When you consider Irish whiskey’s history, it really had nowhere to go but up. The Irish masses of the early 18th century actually preferred brandy, and Irish booze was drunk by the lower classes.

But a rudimentary Irish whiskey flavored with roots and herbs was appreciated in Paris and by the end of the 18th century there were 2,000 stills in Ireland to meet newfound demand. Irish whiskey was made traditionally in copper pot stills and as a result, was more widely respected because it required more handcrafting.

A series of unfortunate circumstances eventually crippled the industry. In 1779 a new tax had caused a fourth of all legal distilleries to close down. After Ireland declared independence in 1919, England enacted a trade embargo against it and then Prohibition shut down the United States market.

By the 1960s only a few Irish whiskey distilleries remained and they consolidated into Irish Distillers Ltd., which produced Jameson, Bushmills and Powers.

In 1988, the Cooley Distillery began making the Tyrconnel, Kilbeggan, and Connemara brands to break up the competition. Multiple brands are still often made at one Irish distillery.

Irish whiskey is often distilled three times to give it a lighter flavor, while scotch is mostly distilled twice.

Peat is rarely used in the Irish whiskey—making process, so Irish whiskeys can be easier for new whiskey drinkers to get used to. Irish whiskey can only be labeled as such when it is distilled in Ireland and matured in wooden casks in an Irish warehouse for at least three years.

Like scotch, Irish whiskey is made from barley, but typically a mix between malted (barley is soaked in water and allowed to germinate) and unmalted.

Irish whiskeys made in this style, and which come from a single distillery are known as “single pot still,” and are inciting the most excitement in the category.

“Most of the single pot still whiskeys launched in the US market within the last 5 years, but in small volumes. We sell what we are able to produce, and the demand for these spirits is higher than our current supply,” says Patrick Caulfield, senior brand manager for Pernod Ricard’s Irish whiskey brands, adding that Jameson still makes up a whopping 76 percent of the three million cases of Irish whiskey sold in the U.S.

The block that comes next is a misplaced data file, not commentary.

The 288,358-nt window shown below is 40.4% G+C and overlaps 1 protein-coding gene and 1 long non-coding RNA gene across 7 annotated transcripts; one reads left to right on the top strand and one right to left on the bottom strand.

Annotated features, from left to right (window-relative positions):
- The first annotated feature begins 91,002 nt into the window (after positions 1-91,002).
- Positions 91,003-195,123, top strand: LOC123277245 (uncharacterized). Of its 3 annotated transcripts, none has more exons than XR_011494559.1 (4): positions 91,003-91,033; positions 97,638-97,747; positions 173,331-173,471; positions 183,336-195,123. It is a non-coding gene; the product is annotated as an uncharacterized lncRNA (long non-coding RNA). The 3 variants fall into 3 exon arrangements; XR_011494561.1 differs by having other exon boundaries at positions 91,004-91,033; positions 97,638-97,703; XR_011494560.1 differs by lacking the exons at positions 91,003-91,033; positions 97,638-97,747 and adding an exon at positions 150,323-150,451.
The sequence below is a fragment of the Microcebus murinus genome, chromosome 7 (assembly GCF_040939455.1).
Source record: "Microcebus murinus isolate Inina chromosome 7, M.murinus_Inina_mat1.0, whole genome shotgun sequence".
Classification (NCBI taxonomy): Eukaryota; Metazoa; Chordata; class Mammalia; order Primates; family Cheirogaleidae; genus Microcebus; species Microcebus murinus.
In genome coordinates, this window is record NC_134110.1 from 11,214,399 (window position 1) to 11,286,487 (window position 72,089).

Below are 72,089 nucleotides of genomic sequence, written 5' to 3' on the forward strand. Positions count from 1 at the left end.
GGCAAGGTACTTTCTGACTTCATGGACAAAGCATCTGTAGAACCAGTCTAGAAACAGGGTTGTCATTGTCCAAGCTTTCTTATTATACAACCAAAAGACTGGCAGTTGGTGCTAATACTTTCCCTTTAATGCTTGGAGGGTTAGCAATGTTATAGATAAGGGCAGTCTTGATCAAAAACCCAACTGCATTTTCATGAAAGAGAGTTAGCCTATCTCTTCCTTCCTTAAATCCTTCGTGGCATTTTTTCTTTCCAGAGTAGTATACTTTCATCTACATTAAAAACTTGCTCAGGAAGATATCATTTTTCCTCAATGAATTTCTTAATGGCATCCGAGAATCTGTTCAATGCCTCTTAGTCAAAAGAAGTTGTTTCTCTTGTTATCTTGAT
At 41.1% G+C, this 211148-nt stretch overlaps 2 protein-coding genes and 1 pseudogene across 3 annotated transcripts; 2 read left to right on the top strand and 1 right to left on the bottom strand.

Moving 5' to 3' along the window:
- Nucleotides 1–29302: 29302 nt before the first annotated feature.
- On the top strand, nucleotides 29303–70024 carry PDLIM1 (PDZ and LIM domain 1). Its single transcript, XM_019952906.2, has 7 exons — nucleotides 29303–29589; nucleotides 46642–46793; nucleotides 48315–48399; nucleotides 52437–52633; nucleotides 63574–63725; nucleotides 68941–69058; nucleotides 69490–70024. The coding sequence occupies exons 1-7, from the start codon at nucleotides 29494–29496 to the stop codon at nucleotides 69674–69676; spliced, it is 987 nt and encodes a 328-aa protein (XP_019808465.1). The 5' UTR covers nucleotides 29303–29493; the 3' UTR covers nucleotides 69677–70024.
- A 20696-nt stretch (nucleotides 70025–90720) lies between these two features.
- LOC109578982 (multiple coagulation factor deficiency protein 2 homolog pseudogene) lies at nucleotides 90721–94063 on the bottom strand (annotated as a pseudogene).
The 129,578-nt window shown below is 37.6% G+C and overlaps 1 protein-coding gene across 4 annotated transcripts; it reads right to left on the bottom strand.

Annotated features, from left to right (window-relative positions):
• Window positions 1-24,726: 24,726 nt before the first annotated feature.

The region an Irish whiskey comes from is also not as crucial as it is with scotch. Instead, Irish whiskey nuances vary from brand to brand based on their distillation and aging processes. Consequently, an infinite range of styles and flavors is possible.

Yellow Spot is matured in sherry, bourbon and malaga casks, giving it the depth and range of flavors you’d expect from a fine sipping cognac or scotch.

Redbreast 12 is spicy and peppery with a few grassy and grapefruit notes. Teeling’s presents dark, dried fruits and a lingering sweetness from its aging in rum casks.

One of the Scotch Malt Whisky Society’s independent Irish whiskey bottlings, which it calls 117.3 or “Hubba Bubba Mango & Monstera” to keep tasters from developing bias before tasting it, is another good example.

Distilled three times and aged for 25 years in an ex-bourbon barrel, 117.3 did not take on any of the malty or oakiness one might expect of an older whiskey.

Instead, it offered a pineapple nose, mango flavor and clean mouthfeel reminiscent of the beach. A quick Google search confirmed that bottle numbers with 117 were from the Cooley Distillery. Yet “Hubba Bubba” tasted nothing like its flagship brands.

I didn’t analyze that part too much. Because as Bryson told me, “Irish whiskey is the comfortable clothing, the familiar friend, the comfort food of whiskey. You don’t have to work at it, you just enjoy it.”